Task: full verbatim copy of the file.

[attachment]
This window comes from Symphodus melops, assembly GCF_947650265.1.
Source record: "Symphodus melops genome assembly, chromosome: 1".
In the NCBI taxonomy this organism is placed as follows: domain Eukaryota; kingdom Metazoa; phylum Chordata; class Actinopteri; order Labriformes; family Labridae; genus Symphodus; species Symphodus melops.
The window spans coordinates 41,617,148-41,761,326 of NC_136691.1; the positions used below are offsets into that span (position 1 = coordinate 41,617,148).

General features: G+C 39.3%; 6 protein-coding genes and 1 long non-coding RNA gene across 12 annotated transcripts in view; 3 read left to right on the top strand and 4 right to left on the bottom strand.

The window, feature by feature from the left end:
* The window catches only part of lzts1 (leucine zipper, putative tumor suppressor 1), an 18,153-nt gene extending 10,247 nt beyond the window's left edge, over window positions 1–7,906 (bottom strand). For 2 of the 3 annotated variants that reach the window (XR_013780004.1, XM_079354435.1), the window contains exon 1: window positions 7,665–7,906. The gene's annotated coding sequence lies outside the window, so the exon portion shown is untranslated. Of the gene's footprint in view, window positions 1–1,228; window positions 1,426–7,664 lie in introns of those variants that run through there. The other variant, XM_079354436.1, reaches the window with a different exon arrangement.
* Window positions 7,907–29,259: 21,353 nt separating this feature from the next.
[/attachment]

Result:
This window comes from Symphodus melops, assembly GCF_947650265.1.
Source record: "Symphodus melops genome assembly, chromosome: 1".
In the NCBI taxonomy this organism is placed as follows: domain Eukaryota; kingdom Metazoa; phylum Chordata; class Actinopteri; order Labriformes; family Labridae; genus Symphodus; species Symphodus melops.
The window spans coordinates 41,617,148-41,761,326 of NC_136691.1; the positions used below are offsets into that span (position 1 = coordinate 41,617,148).

General features: G+C 39.3%; 6 protein-coding genes and 1 long non-coding RNA gene across 12 annotated transcripts in view; 3 read left to right on the top strand and 4 right to left on the bottom strand.

The window, feature by feature from the left end:
* The window catches only part of lzts1 (leucine zipper, putative tumor suppressor 1), an 18,153-nt gene extending 10,247 nt beyond the window's left edge, over window positions 1–7,906 (bottom strand). For 2 of the 3 annotated variants that reach the window (XR_013780004.1, XM_079354435.1), the window contains exon 1: window positions 7,665–7,906. The gene's annotated coding sequence lies outside the window, so the exon portion shown is untranslated. Of the gene's footprint in view, window positions 1–1,228; window positions 1,426–7,664 lie in introns of those variants that run through there. The other variant, XM_079354436.1, reaches the window with a different exon arrangement.
* Window positions 7,907–29,259: 21,353 nt separating this feature from the next.